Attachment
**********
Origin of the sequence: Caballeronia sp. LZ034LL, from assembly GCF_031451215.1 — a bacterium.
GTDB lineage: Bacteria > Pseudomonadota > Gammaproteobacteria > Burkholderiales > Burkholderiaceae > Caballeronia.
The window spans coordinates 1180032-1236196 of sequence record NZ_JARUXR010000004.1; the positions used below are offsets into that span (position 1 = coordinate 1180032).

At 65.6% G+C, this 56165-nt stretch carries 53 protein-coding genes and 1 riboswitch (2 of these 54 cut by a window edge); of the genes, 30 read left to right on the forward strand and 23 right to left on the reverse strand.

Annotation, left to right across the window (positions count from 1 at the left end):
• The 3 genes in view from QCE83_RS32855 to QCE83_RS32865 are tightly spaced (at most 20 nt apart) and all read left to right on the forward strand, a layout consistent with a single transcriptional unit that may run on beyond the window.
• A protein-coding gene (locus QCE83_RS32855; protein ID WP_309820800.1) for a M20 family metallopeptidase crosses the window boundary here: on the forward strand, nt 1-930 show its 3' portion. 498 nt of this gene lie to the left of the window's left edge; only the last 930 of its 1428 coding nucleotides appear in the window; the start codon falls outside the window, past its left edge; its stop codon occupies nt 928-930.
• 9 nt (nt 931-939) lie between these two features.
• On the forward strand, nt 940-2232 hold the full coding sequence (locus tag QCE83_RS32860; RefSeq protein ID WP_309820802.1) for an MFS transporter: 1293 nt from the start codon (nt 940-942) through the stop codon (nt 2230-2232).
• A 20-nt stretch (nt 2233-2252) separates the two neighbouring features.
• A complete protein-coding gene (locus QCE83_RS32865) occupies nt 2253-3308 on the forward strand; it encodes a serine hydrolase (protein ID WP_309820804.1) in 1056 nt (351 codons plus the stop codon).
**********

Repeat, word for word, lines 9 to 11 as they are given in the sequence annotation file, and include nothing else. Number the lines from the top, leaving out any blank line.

• On the forward strand, nt 940-2232 hold the full coding sequence (locus tag QCE83_RS32860; RefSeq protein ID WP_309820802.1) for an MFS transporter: 1293 nt from the start codon (nt 940-942) through the stop codon (nt 2230-2232).
• A 20-nt stretch (nt 2233-2252) separates the two neighbouring features.
• A complete protein-coding gene (locus QCE83_RS32865) occupies nt 2253-3308 on the forward strand; it encodes a serine hydrolase (protein ID WP_309820804.1) in 1056 nt (351 codons plus the stop codon).